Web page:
Wednesday, July 19, 2017

Red Beauty


When I was a little girl, my mom mentioned to me that once, when she was a little girl herself and a sick one at that, her mother read her the story of Black Beauty.

Ahh. Those facts created lush poetry in my mind. I longed for my mom to one day place a cool washcloth on my fevered head, stroke my hair against the pillow, and read this book to me. Eventually, I told her of this dream.

"Oh, that's a terrible story," my mom dismissed. "You wouldn't enjoy it at all."

Hmm. I knew this was a book about a horse. And while I was not one of those girls with a seemingly inbred passion for horses, my early childhood bestie was. As she was three years older than me and infinitely more worldly and accomplished, I thought it in my best interest to learn more about this mysterious world of horses. 

Despite my pleadings, my mom stuck to her no-Black Beauty guns, so eventually I checked the book out of the library and read it to myself.  

As my mother predicted, the story terrified me. This poor horse, passed from one miserable owner to the next, suffered what my childish mind deemed the worst fate imaginable, and my childish heart overflowed with anguish and compassion.

* * * * *


My new dog began her life in Florida. On January 12, 2015, she was born to a litter with at least two other girls, and lived, I presume, a happy puppy infancy. 

At an appropriate age, she and one of her sisters sailed off across the country to Oregon where they began their new lives on a Portland-area horse farm.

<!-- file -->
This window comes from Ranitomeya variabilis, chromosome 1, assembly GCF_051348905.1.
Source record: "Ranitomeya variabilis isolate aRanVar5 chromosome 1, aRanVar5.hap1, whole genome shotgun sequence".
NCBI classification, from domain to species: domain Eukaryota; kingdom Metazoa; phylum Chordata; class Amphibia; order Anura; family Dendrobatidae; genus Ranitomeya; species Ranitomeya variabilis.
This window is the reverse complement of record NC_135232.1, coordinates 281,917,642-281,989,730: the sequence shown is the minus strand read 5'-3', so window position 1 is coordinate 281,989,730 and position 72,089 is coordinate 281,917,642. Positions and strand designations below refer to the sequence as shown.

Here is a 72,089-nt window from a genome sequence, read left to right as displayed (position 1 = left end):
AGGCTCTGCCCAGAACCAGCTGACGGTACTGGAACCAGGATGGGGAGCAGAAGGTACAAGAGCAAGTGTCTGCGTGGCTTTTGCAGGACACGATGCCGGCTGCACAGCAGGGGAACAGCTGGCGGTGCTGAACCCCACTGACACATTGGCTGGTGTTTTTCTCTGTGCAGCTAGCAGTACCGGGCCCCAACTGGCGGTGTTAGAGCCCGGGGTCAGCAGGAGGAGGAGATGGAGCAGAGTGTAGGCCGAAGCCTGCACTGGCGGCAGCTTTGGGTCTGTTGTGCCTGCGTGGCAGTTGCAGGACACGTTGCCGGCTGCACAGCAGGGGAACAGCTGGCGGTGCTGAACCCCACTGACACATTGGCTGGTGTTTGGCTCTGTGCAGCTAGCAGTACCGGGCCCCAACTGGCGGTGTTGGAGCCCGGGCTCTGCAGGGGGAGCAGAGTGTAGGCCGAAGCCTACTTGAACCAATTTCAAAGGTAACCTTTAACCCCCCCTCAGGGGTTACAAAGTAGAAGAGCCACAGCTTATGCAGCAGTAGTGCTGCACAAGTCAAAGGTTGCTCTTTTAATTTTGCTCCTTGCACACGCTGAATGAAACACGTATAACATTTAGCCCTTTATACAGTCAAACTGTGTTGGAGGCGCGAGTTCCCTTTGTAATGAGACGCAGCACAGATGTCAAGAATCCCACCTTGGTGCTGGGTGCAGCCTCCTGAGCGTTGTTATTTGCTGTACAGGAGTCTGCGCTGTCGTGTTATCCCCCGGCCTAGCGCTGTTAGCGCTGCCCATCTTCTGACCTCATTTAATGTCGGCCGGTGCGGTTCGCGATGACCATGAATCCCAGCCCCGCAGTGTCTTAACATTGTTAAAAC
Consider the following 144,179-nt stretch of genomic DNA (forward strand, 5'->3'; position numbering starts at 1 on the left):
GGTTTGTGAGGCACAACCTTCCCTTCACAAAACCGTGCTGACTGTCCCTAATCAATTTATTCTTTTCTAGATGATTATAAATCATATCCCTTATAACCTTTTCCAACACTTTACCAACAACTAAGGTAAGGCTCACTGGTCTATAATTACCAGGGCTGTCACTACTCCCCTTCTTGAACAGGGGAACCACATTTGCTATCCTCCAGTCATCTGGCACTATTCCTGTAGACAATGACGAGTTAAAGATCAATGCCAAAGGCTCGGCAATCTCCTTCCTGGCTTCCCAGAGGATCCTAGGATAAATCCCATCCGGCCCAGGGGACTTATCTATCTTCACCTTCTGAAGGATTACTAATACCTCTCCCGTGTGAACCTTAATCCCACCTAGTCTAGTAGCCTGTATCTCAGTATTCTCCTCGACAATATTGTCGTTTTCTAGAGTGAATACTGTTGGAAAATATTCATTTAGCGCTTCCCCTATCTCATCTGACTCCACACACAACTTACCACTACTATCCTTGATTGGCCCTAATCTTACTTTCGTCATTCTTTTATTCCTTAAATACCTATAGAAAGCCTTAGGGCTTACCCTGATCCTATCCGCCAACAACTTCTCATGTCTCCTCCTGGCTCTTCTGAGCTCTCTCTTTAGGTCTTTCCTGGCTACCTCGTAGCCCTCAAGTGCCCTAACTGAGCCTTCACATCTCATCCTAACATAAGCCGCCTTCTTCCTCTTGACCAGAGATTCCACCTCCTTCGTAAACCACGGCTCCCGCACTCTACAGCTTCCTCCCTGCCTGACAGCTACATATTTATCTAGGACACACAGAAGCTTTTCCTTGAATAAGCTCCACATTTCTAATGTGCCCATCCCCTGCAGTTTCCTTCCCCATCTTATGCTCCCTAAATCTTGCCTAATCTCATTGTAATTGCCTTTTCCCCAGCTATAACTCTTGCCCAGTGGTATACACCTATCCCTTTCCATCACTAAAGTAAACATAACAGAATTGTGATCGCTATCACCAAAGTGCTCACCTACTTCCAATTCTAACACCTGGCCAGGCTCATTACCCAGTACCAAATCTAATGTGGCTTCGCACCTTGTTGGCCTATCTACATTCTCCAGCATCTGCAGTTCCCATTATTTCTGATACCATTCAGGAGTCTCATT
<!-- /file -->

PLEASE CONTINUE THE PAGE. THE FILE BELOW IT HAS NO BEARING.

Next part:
There must have been some lovely days there, with these two gleaming redheads romping around the horse paddocks and dozing in the golden sunshine. But trouble soon stirred.

Seems my baby developed a fondness for humans and wanted more time with her owner. But an older farm dog, a female German Shepherd, considered herself the alpha when it came to human contact, and she did not welcome my child's advances in this department.


So it was determined that my little girl needed a new home. At the ripe old age of eighteen months, she parted ways with her sister Lily and the horses, and headed north to Everett, Washington. 

For the next twelve months, she lived just a few miles away from me with an older man named Jeremy. While he drove overnight rounds for the post office, she rode shotgun and learned to keep new hours. She also apparently learned to eat new foods because my girl gained thirty pounds in a year. Oops. 

Sadly, Jeremy was diagnosed with cancer and accepted the reality that he could no longer care for this big red pup. Through the Seattle-area Irish Setter grapevine - yes, there truly is such a thing - my baby came to find me.



* * * * *